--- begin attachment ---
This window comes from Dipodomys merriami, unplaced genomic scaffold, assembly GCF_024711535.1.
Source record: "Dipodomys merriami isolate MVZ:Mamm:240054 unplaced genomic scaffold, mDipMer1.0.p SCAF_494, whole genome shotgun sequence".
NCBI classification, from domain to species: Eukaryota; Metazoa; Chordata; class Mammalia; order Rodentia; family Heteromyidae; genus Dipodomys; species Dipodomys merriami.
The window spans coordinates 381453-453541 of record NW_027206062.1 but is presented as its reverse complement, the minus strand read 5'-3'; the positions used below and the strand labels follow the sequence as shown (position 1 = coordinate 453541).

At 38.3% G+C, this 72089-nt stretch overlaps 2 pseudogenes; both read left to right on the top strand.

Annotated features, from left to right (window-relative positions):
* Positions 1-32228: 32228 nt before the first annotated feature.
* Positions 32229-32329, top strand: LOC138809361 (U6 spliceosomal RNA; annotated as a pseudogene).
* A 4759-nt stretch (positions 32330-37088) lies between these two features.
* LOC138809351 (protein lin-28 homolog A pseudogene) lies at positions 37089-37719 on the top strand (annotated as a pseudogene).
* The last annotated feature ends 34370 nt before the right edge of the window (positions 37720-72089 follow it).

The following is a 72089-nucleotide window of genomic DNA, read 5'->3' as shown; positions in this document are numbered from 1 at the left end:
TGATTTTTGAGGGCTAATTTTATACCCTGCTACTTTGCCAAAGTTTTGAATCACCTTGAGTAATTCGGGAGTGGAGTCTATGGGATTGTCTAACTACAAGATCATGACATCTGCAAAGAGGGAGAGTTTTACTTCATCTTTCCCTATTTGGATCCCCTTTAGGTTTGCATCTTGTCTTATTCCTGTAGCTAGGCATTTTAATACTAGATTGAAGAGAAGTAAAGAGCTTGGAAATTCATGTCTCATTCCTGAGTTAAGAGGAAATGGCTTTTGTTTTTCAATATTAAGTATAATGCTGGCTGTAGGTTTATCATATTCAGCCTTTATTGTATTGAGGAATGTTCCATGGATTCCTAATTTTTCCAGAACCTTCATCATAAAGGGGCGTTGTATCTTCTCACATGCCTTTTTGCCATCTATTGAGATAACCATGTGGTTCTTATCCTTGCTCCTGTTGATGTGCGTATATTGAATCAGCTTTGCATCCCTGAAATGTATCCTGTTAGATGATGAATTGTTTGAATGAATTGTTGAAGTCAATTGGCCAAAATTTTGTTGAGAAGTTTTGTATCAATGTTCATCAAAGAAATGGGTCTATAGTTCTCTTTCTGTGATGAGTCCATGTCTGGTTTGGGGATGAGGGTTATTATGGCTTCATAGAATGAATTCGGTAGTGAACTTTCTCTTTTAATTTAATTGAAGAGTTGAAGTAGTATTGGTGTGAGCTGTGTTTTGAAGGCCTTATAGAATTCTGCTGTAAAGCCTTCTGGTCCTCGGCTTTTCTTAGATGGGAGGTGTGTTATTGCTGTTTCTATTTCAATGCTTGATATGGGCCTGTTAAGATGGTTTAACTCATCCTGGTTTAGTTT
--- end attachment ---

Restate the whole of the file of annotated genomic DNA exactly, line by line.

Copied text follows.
This window comes from Dipodomys merriami, unplaced genomic scaffold, assembly GCF_024711535.1.
Source record: "Dipodomys merriami isolate MVZ:Mamm:240054 unplaced genomic scaffold, mDipMer1.0.p SCAF_494, whole genome shotgun sequence".
NCBI classification, from domain to species: Eukaryota; Metazoa; Chordata; class Mammalia; order Rodentia; family Heteromyidae; genus Dipodomys; species Dipodomys merriami.
The window spans coordinates 381453-453541 of record NW_027206062.1 but is presented as its reverse complement, the minus strand read 5'-3'; the positions used below and the strand labels follow the sequence as shown (position 1 = coordinate 453541).

At 38.3% G+C, this 72089-nt stretch overlaps 2 pseudogenes; both read left to right on the top strand.

Annotated features, from left to right (window-relative positions):
* Positions 1-32228: 32228 nt before the first annotated feature.
* Positions 32229-32329, top strand: LOC138809361 (U6 spliceosomal RNA; annotated as a pseudogene).
* A 4759-nt stretch (positions 32330-37088) lies between these two features.
* LOC138809351 (protein lin-28 homolog A pseudogene) lies at positions 37089-37719 on the top strand (annotated as a pseudogene).
* The last annotated feature ends 34370 nt before the right edge of the window (positions 37720-72089 follow it).

The following is a 72089-nucleotide window of genomic DNA, read 5'->3' as shown; positions in this document are numbered from 1 at the left end:
TGATTTTTGAGGGCTAATTTTATACCCTGCTACTTTGCCAAAGTTTTGAATCACCTTGAGTAATTCGGGAGTGGAGTCTATGGGATTGTCTAACTACAAGATCATGACATCTGCAAAGAGGGAGAGTTTTACTTCATCTTTCCCTATTTGGATCCCCTTTAGGTTTGCATCTTGTCTTATTCCTGTAGCTAGGCATTTTAATACTAGATTGAAGAGAAGTAAAGAGCTTGGAAATTCATGTCTCATTCCTGAGTTAAGAGGAAATGGCTTTTGTTTTTCAATATTAAGTATAATGCTGGCTGTAGGTTTATCATATTCAGCCTTTATTGTATTGAGGAATGTTCCATGGATTCCTAATTTTTCCAGAACCTTCATCATAAAGGGGCGTTGTATCTTCTCACATGCCTTTTTGCCATCTATTGAGATAACCATGTGGTTCTTATCCTTGCTCCTGTTGATGTGCGTATATTGAATCAGCTTTGCATCCCTGAAATGTATCCTGTTAGATGATGAATTGTTTGAATGAATTGTTGAAGTCAATTGGCCAAAATTTTGTTGAGAAGTTTTGTATCAATGTTCATCAAAGAAATGGGTCTATAGTTCTCTTTCTGTGATGAGTCCATGTCTGGTTTGGGGATGAGGGTTATTATGGCTTCATAGAATGAATTCGGTAGTGAACTTTCTCTTTTAATTTAATTGAAGAGTTGAAGTAGTATTGGTGTGAGCTGTGTTTTGAAGGCCTTATAGAATTCTGCTGTAAAGCCTTCTGGTCCTCGGCTTTTCTTAGATGGGAGGTGTGTTATTGCTGTTTCTATTTCAATGCTTGATATGGGCCTGTTAAGATGGTTTAACTCATCCTGGTTTAGTTT